Lower limb lymphedema mimicking as elephantiasis in intravenous drug user

Authors

  • Shubham Aryan Department of Medicine, Guru Gobind Singh Medical College and Hospital, Faridkot, Punjab, India
  • Mandeep Singh Department of Medicine, Guru Gobind Singh Medical College and Hospital, Faridkot, Punjab, India
  • Chavi Sharma Department of Medicine, Guru Gobind Singh Medical College and Hospital, Faridkot, Punjab, India
  • Himanshu Khutan Department of Medicine, Guru Gobind Singh Medical College and Hospital, Faridkot, Punjab, India
  • Jasmeen Chahal Department of Medicine, Guru Gobind Singh Medical College and Hospital, Faridkot, Punjab, India
  • Naveen Kumar Department of Medicine, Guru Gobind Singh Medical College and Hospital, Faridkot, Punjab, India

DOI:

https://doi.org/10.18203/2349-3933.ijam20241023

Keywords:

Unilateral lymphedema, IV drug abuse, Elephantiasis

Abstract

India been the population of over a billion, it is estimated that 62.5 million people use alcohol, 8.75 million use cannabis, two million use opiates, and 0.6 million use sedatives or hypnotics. Intravenous (IV) drug abuse is fairly spreading throughout the country. Rapid urbanization and migration to metro cities have led to disturbance in the social life render an individual more vulnerable to stresses and strain of modern life and with easy availability of drugs, sharing needle, peer pressure are also among the commonest reason for exponential rise of intravenous drug user (IVDU) especially among the young generation. IV drug abuse is one of most serious and social evil, prevailing in our society that leads to number of infections from local cutaneous infections to dreadful like human immuno-deficiency virus (HIV) which in turn not only increase the morbidity but mortality as well. Here we have patient who had history of IV drug injection to lower limb that led to chronic lower limb swelling which on further investigation turns out to be grade IV lymphedema.

References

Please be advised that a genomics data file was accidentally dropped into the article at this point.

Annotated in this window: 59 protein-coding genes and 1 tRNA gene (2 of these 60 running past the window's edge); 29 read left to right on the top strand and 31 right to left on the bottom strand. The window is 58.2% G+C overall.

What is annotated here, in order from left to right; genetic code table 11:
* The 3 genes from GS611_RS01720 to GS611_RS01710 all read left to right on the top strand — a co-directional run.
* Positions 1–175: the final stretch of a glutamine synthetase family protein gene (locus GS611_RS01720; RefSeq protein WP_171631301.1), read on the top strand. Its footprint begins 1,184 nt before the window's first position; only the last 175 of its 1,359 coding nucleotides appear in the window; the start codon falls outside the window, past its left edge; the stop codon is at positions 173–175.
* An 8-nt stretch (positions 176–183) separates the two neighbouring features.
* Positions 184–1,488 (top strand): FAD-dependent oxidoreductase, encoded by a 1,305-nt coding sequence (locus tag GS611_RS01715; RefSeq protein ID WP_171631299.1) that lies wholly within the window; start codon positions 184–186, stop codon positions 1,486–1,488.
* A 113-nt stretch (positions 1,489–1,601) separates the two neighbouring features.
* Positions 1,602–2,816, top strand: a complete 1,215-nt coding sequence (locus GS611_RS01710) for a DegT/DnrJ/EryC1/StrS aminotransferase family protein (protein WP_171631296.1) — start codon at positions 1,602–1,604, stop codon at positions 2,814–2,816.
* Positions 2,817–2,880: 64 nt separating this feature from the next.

Sharma B, Arora A, Singh K, Singh H, Kaur P. Drug abuse: Uncovering the burden in rural Punjab. J Family Med Prim Care. 2017;6(3):558-62.

Nadeem A, Rubeena B, Agarwal VK, Kalakoti P. Substance abuse in India. Pravara Med Rev. 2009;1(4):4-6.

Tse JY, Adisa M, Goldberg LJ, Nazarian RM. Dermatopathologic manifestations of intravenous drug use. J Cutan Pathol. 2015;42(11):815-23.

Aslam A, Rather S, Hussain A, Younus F, Saqib NU, Hassan I. Prevalence and Pattern of Dermatological Manifestations Among Substance Users Across Kashmir Valley in North India. Indian Dermatol Online J. 2022;13(4):457-65.

Lavender TW, McCarron B. Acute infections in intravenous drug users. Clin Med (Lond). 2013;13(5):511-3.

Grada AA, Phillips TJ. Lymphedema: Pathophysiology and clinical manifestations. J Am Acad Dermatol. 2017;77(6):1009-20.

Andraska EA, Horne DC, Campbell DN, Eliason JL, Wakefield TW, Coleman DM. Patterns of pediatric venous disease. J Vasc Surg Venous Lymphat Disord. 2016;4(4):422-5.

Cazzolla AP, Lo Muzio L, Di Fede O, Lacarbonara V, Colaprico A, Testa NF, et al. Orthopedic-orthodontic treatment of the patient with Turner's syndrome: Review of the literature and case report. Spec Care Dentist. 2018;38(4):239-48.

Slater HC, Gambhir M, Parham PE, Michael E. Modelling co-infection with malaria and lymphatic filariasis. PLoS Comput Biol. 2013;9(6):e1003096.

King B. Diagnosis and management of Lymphedema. 2006;102(13):47-51.

Ridner SH. Pathophysiology of Lymphedema. Semin Oncol Nurs. 2013;29(1):4-11.

Sleigh BC, Manna B. Lymphedema. Statpearls - NCBI bookshelf. 2023.

Gasparis AP, Kim PS, Dean SM, Khilnani NM, Labropoulos N. Diagnostic approach to lower limb edema. Phlebology. 2020;35(9):650-5.

Ely JW, Osheroff JA, Chambliss ML, Ebell MH. Approach to leg edema of unclear etiology. J Am Board Fam Med. 2006;19(2):148-60.

Barton M, Fett N. Red puffy hand syndrome mistaken for inflammatory arthritis. Dermatol Online J. 2020;26.

Chouk M, Vidon C, Deveza E, Verhoeven F, Pelletier F, Prati C, Wendling D. Puffy hand syndrome. Joint Bone Spine. 2017;84:83-5.

Del Giudice P. Cutaneous complications of intravenous drug abuse. Br J Dermatol. 2004;150(1):1-10.

Mutluer FO. Unilateral leg edema: Is it always vascular? Arch Turk Soc Cardiol. 2018;706-9.

Malgor RD, Labropoulos N. Diagnosis of venous disease with duplex ultrasound. Phlebology. 2013;1:158-61.

Garcia R, Labropoulos N. Duplex ultrasound for the diagnosis of acute and chronic venous diseases. Surg Clin North Am. 2018;98:201-18.

Saleem T, Knight A, Raju S. Diagnostic yield of intravascular ultrasound in patients with clinical signs and symptoms of lower extremity venous disease. J Vasc Surg Venous Lymphat Disord. 2020;8:634-9.

Rockson SG. Current concepts and future directions in the diagnosis and management of lymphatic vascular disease. Vasc Med. 2010;15:223-31.

Tiwari A, Cheng KS, Button M, Myint F, Hamilton G. Differential diagnosis, investigation, and current treatment of lower limb lymphedema. Arch Surg. 2003;138(2):152-61.

Papadopoulou MC, Tsiouri I, Salta-Stankova R, Drakou A, Rousas N, Roussaki-Schulze AV, et al. MultidisciplinaryLymphedema treatment program. Int J Low Extrem Wounds. 2012;11:20-7.

Zuther JE, Norton S, editors. Lymphedema Management: The Comprehensive Guide for Practitioners. 3rd edition. Sttuttgard: Thieme Verlag KG. 2013;165-342.

Downloads

Published

2024-04-26

Issue

Section

Case Reports